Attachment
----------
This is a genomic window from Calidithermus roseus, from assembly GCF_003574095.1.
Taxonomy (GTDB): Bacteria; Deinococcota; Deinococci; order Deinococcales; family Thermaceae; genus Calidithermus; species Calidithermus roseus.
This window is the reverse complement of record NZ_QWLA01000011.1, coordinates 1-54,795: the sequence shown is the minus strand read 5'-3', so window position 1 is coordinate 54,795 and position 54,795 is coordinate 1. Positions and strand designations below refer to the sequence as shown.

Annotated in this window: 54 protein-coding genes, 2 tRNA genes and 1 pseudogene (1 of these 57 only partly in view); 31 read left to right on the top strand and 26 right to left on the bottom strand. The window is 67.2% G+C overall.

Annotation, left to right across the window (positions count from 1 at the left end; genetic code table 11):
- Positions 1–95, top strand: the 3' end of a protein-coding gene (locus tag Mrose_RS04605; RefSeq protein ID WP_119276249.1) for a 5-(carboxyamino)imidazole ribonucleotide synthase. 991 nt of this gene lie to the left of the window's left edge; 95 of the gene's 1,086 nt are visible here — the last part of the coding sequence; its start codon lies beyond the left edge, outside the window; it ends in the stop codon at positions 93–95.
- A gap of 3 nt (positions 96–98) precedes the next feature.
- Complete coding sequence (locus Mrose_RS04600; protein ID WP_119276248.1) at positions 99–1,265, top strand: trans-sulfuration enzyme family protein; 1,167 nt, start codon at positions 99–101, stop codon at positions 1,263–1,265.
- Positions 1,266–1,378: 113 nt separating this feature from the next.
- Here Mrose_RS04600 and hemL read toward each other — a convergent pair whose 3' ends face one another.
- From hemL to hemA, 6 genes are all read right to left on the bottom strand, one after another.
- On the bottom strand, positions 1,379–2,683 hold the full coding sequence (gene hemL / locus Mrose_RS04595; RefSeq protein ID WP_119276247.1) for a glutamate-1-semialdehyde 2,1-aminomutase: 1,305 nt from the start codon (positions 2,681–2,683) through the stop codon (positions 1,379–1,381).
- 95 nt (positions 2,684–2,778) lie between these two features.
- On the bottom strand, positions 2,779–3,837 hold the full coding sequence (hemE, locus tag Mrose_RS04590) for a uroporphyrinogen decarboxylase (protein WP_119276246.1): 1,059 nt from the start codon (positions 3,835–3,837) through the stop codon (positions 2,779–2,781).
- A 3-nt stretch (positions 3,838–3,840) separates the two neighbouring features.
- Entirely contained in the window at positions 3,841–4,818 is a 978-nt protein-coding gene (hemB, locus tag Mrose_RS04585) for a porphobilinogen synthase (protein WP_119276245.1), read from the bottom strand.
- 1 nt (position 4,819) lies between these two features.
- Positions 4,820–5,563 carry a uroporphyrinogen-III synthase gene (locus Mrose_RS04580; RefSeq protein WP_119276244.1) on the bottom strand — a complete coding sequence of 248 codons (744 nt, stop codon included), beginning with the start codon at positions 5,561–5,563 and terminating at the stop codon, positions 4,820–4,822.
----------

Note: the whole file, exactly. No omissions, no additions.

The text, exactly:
This is a genomic window from Calidithermus roseus, from assembly GCF_003574095.1.
Taxonomy (GTDB): Bacteria; Deinococcota; Deinococci; order Deinococcales; family Thermaceae; genus Calidithermus; species Calidithermus roseus.
This window is the reverse complement of record NZ_QWLA01000011.1, coordinates 1-54,795: the sequence shown is the minus strand read 5'-3', so window position 1 is coordinate 54,795 and position 54,795 is coordinate 1. Positions and strand designations below refer to the sequence as shown.

Annotated in this window: 54 protein-coding genes, 2 tRNA genes and 1 pseudogene (1 of these 57 only partly in view); 31 read left to right on the top strand and 26 right to left on the bottom strand. The window is 67.2% G+C overall.

Annotation, left to right across the window (positions count from 1 at the left end; genetic code table 11):
- Positions 1–95, top strand: the 3' end of a protein-coding gene (locus tag Mrose_RS04605; RefSeq protein ID WP_119276249.1) for a 5-(carboxyamino)imidazole ribonucleotide synthase. 991 nt of this gene lie to the left of the window's left edge; 95 of the gene's 1,086 nt are visible here — the last part of the coding sequence; its start codon lies beyond the left edge, outside the window; it ends in the stop codon at positions 93–95.
- A gap of 3 nt (positions 96–98) precedes the next feature.
- Complete coding sequence (locus Mrose_RS04600; protein ID WP_119276248.1) at positions 99–1,265, top strand: trans-sulfuration enzyme family protein; 1,167 nt, start codon at positions 99–101, stop codon at positions 1,263–1,265.
- Positions 1,266–1,378: 113 nt separating this feature from the next.
- Here Mrose_RS04600 and hemL read toward each other — a convergent pair whose 3' ends face one another.
- From hemL to hemA, 6 genes are all read right to left on the bottom strand, one after another.
- On the bottom strand, positions 1,379–2,683 hold the full coding sequence (gene hemL / locus Mrose_RS04595; RefSeq protein ID WP_119276247.1) for a glutamate-1-semialdehyde 2,1-aminomutase: 1,305 nt from the start codon (positions 2,681–2,683) through the stop codon (positions 1,379–1,381).
- 95 nt (positions 2,684–2,778) lie between these two features.
- On the bottom strand, positions 2,779–3,837 hold the full coding sequence (hemE, locus tag Mrose_RS04590) for a uroporphyrinogen decarboxylase (protein WP_119276246.1): 1,059 nt from the start codon (positions 3,835–3,837) through the stop codon (positions 2,779–2,781).
- A 3-nt stretch (positions 3,838–3,840) separates the two neighbouring features.
- Entirely contained in the window at positions 3,841–4,818 is a 978-nt protein-coding gene (hemB, locus tag Mrose_RS04585) for a porphobilinogen synthase (protein WP_119276245.1), read from the bottom strand.
- 1 nt (position 4,819) lies between these two features.
- Positions 4,820–5,563 carry a uroporphyrinogen-III synthase gene (locus Mrose_RS04580; RefSeq protein WP_119276244.1) on the bottom strand — a complete coding sequence of 248 codons (744 nt, stop codon included), beginning with the start codon at positions 5,561–5,563 and terminating at the stop codon, positions 4,820–4,822.